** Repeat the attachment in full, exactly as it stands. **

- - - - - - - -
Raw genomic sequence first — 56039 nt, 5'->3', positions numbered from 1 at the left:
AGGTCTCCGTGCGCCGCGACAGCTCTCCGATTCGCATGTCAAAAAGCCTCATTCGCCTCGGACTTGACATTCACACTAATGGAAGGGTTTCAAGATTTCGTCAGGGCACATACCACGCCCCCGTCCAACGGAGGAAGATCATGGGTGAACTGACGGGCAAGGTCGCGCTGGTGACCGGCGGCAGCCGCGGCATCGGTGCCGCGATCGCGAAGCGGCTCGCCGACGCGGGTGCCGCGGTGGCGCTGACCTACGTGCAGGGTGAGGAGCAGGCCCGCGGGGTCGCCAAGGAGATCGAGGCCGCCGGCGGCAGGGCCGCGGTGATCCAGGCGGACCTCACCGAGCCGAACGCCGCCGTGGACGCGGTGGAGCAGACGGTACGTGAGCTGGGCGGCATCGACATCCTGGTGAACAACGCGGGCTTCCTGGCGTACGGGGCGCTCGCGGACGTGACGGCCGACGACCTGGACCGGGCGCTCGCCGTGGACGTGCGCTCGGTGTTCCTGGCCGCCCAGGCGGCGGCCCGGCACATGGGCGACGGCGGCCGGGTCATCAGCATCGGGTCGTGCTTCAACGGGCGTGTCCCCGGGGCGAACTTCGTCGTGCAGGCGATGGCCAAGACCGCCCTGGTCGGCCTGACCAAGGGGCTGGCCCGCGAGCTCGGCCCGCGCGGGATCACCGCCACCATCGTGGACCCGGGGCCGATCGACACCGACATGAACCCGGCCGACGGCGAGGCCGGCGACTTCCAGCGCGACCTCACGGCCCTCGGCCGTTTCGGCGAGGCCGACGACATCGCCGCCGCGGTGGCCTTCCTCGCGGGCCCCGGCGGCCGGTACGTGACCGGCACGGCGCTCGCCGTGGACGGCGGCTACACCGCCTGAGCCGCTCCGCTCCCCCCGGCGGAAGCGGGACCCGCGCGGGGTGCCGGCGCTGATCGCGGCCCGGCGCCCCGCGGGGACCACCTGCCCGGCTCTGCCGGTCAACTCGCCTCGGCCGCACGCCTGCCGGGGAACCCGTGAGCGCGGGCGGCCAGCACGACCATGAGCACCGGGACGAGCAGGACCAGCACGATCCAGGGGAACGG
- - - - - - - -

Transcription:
Raw genomic sequence first — 56039 nt, 5'->3', positions numbered from 1 at the left:
AGGTCTCCGTGCGCCGCGACAGCTCTCCGATTCGCATGTCAAAAAGCCTCATTCGCCTCGGACTTGACATTCACACTAATGGAAGGGTTTCAAGATTTCGTCAGGGCACATACCACGCCCCCGTCCAACGGAGGAAGATCATGGGTGAACTGACGGGCAAGGTCGCGCTGGTGACCGGCGGCAGCCGCGGCATCGGTGCCGCGATCGCGAAGCGGCTCGCCGACGCGGGTGCCGCGGTGGCGCTGACCTACGTGCAGGGTGAGGAGCAGGCCCGCGGGGTCGCCAAGGAGATCGAGGCCGCCGGCGGCAGGGCCGCGGTGATCCAGGCGGACCTCACCGAGCCGAACGCCGCCGTGGACGCGGTGGAGCAGACGGTACGTGAGCTGGGCGGCATCGACATCCTGGTGAACAACGCGGGCTTCCTGGCGTACGGGGCGCTCGCGGACGTGACGGCCGACGACCTGGACCGGGCGCTCGCCGTGGACGTGCGCTCGGTGTTCCTGGCCGCCCAGGCGGCGGCCCGGCACATGGGCGACGGCGGCCGGGTCATCAGCATCGGGTCGTGCTTCAACGGGCGTGTCCCCGGGGCGAACTTCGTCGTGCAGGCGATGGCCAAGACCGCCCTGGTCGGCCTGACCAAGGGGCTGGCCCGCGAGCTCGGCCCGCGCGGGATCACCGCCACCATCGTGGACCCGGGGCCGATCGACACCGACATGAACCCGGCCGACGGCGAGGCCGGCGACTTCCAGCGCGACCTCACGGCCCTCGGCCGTTTCGGCGAGGCCGACGACATCGCCGCCGCGGTGGCCTTCCTCGCGGGCCCCGGCGGCCGGTACGTGACCGGCACGGCGCTCGCCGTGGACGGCGGCTACACCGCCTGAGCCGCTCCGCTCCCCCCGGCGGAAGCGGGACCCGCGCGGGGTGCCGGCGCTGATCGCGGCCCGGCGCCCCGCGGGGACCACCTGCCCGGCTCTGCCGGTCAACTCGCCTCGGCCGCACGCCTGCCGGGGAACCCGTGAGCGCGGGCGGCCAGCACGACCATGAGCACCGGGACGAGCAGGACCAGCACGATCCAGGGGAACGG